NC State Extension Publications

Description and Biology

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Sycamore lace bugs are small (about 1/8 inch long), white or whitish with a black spot on each wing and on the thorax. This bug is almost rectangular in outline. The sides of the thorax and wings are flattened and covered with veins that give the bug a lacy appearance. Nymphs are smaller, black and spiny. Females emerge in spring and fly to sycamores to lay eggs on the underside of leaves along the leaf veins. Each female can lay up to 350 eggs. Newly hatched nymphs stay close together for the first three molts. After the fourth molt, nymphs may mover to new leaves. New adults emerge after the fifth molt. A typical life cycle takes six to eight weeks. Several generations per year occur in the South. Sycamore lace bugs overwinter as adults, either under loose bark of the trees, or in nearby cracks and crevices. Adult sycamore lace bugs are very mobile, are good fliers, and may migrate for a considerable distance when supported by the wind.

Sycamore lace bug

Sycamore lace bugs are whitish with dark spots.

Sycamore lace bugs

Sycamore lace bugs sometimes occur in dense groups.

Sycamore lace bug nymphs

Sycamore lace bug nymphs are small, black, and spiny.

Host Plant

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Sycamore is the primary host plant of the sycamore lace bug in North Carolina although paper mulberry, shagbark hickory, leatherleaf, and ash trees have also been reported. Sycamore lace bugs feed on the lower leaf surface and cause yellow or pale spots to appear on the upper leaf surface. If much feeding occurs, the leaves may become almost bleached out and may fall prematurely. Lace bugs also leave "fly specks" or excrement on the lower leaf surface.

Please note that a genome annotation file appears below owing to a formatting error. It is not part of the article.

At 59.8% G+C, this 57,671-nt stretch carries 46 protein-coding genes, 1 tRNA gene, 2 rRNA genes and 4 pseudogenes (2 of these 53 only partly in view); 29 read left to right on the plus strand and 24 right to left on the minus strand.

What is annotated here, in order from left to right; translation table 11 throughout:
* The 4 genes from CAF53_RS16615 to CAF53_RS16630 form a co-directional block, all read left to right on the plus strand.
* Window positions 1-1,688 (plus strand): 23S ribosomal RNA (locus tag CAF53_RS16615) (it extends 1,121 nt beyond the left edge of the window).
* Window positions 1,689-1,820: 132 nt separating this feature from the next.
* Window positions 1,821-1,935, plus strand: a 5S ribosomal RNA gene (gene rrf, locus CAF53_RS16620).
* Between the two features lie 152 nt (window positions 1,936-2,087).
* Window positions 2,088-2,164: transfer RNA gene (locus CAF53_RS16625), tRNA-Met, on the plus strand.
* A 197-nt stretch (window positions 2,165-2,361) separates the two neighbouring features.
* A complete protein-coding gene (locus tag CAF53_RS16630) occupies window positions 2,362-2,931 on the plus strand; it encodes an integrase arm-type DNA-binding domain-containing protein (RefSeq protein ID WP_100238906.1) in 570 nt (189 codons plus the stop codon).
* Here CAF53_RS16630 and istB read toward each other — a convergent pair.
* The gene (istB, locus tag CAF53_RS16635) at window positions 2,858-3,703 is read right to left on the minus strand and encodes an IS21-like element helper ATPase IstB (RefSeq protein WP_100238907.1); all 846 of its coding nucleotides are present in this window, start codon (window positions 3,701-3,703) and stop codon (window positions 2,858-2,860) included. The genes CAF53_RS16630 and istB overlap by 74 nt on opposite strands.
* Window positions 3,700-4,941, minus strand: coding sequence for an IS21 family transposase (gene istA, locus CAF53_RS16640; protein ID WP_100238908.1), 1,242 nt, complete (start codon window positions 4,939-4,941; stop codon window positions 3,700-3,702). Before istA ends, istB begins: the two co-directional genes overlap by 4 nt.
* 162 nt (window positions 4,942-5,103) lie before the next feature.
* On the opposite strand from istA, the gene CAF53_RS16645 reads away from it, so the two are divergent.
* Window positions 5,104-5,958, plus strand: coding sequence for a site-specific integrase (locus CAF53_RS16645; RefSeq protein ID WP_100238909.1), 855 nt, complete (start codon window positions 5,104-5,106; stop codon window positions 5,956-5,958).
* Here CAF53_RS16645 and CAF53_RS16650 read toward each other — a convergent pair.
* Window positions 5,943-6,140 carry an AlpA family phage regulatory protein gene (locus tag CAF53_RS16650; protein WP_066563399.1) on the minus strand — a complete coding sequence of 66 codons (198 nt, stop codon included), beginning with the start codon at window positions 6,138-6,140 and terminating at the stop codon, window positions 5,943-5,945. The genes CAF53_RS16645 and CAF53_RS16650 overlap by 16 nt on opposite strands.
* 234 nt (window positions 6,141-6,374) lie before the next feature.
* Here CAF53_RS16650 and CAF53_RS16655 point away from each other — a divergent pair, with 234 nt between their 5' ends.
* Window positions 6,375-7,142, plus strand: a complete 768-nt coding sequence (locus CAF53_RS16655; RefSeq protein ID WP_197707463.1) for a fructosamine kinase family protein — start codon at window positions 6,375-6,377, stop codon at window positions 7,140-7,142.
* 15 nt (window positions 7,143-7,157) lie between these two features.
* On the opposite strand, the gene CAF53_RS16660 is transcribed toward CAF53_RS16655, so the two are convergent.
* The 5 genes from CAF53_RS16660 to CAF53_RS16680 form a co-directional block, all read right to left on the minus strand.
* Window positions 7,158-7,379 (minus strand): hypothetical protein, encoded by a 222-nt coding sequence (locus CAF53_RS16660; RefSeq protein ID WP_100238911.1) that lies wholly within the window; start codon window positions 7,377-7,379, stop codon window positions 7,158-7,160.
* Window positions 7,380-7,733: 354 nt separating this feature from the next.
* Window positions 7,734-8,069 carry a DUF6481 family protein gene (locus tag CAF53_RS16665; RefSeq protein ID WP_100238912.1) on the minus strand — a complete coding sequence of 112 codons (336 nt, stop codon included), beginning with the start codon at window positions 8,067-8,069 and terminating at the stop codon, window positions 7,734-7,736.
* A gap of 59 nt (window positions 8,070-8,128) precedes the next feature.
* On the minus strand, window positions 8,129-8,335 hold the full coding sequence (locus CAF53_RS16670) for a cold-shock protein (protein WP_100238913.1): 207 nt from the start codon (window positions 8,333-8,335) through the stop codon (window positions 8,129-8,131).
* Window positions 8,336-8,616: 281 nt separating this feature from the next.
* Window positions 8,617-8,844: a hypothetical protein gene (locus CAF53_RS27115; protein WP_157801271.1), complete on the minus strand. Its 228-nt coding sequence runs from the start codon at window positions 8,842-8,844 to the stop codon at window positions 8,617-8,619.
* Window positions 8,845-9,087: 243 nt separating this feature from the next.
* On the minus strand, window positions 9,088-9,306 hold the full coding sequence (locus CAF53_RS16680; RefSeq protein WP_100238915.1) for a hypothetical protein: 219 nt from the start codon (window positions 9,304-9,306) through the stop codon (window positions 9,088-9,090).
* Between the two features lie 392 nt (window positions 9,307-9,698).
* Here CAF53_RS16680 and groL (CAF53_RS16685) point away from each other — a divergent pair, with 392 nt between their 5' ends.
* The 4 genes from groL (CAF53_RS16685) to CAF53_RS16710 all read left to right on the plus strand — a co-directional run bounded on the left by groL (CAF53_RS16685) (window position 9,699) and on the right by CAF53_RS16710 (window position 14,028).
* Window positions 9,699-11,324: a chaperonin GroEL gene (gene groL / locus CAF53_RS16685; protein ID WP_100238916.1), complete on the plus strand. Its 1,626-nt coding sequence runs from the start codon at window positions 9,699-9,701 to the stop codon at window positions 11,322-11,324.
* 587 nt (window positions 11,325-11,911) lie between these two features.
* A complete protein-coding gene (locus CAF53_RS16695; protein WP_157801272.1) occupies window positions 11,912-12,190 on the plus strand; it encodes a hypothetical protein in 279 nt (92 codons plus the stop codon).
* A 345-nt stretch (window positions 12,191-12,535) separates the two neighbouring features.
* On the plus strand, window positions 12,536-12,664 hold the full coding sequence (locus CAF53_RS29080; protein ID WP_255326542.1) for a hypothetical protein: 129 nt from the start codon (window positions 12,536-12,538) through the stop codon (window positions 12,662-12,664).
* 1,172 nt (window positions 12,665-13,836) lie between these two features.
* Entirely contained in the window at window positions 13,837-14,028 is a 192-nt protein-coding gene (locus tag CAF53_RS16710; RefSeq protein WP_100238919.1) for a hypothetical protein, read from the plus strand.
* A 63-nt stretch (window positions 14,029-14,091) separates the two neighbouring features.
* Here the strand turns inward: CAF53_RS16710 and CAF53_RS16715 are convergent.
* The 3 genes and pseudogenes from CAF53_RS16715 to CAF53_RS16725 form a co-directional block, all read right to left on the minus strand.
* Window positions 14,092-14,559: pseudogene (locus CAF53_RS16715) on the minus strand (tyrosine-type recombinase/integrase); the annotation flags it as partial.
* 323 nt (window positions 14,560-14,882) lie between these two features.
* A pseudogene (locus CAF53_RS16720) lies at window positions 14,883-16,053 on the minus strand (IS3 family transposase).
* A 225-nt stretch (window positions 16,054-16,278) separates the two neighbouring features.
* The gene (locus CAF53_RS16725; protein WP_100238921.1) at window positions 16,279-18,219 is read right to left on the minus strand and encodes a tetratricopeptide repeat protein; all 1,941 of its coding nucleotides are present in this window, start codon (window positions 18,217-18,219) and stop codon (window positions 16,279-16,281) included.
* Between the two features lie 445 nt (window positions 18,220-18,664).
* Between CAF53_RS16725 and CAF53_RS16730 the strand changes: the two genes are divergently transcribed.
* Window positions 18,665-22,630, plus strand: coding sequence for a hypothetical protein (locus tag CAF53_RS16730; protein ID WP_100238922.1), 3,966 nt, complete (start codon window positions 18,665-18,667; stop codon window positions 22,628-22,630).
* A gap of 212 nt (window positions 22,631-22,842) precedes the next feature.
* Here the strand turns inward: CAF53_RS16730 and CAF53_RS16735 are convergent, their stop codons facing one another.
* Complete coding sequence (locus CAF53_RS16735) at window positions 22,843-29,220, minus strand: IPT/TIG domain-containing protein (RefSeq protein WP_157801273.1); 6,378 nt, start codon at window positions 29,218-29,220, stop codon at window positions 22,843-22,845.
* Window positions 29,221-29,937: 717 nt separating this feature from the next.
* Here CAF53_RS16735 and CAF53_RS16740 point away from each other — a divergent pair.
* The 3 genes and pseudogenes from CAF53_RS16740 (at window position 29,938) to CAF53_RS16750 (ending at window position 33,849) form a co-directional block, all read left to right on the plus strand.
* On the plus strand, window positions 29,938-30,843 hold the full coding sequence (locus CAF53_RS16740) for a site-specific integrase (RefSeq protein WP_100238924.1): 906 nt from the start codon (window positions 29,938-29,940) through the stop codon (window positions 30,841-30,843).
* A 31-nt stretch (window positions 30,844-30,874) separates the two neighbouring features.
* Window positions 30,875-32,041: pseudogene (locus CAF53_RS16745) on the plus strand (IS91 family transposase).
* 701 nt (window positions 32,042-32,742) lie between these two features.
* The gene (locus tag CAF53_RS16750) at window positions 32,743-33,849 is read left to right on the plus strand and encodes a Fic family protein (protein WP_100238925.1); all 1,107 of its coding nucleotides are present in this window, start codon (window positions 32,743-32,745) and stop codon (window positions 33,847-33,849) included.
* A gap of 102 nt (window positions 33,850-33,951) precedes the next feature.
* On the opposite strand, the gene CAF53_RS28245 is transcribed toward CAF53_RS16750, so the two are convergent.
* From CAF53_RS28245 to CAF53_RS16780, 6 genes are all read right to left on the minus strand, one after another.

Residential Recommendations

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Sycamore lace bugs are relatively difficult to control especially if the tree is large. The population may resurge later in the season, because of eggs not killed by the first treatment. Later in the growing season, it may be just as well to wait until the next year to treat. Even if every last lace bug is eliminated, the damaged leaves will not improve in appearance. Insecticides can be applied as foliar sprays, trunk injections, and even soil treatments, but these are costly, and efficacy is often marginal because of re-invasion from nearby trees. Most of the time, treating sycamores is unnecessary and unwarranted. Despite the visual impact of severe damage, the impact on tree health by occasional defoliation on otherwise healthy sycamore is minimal.

References

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For assistance with a specific problem, contact your local Cooperative Extension Center.

This Factsheet has not been peer reviewed.

Author

Professor Emeritus
Entomology

Publication date: July 18, 2016
Revised: Oct. 15, 2019

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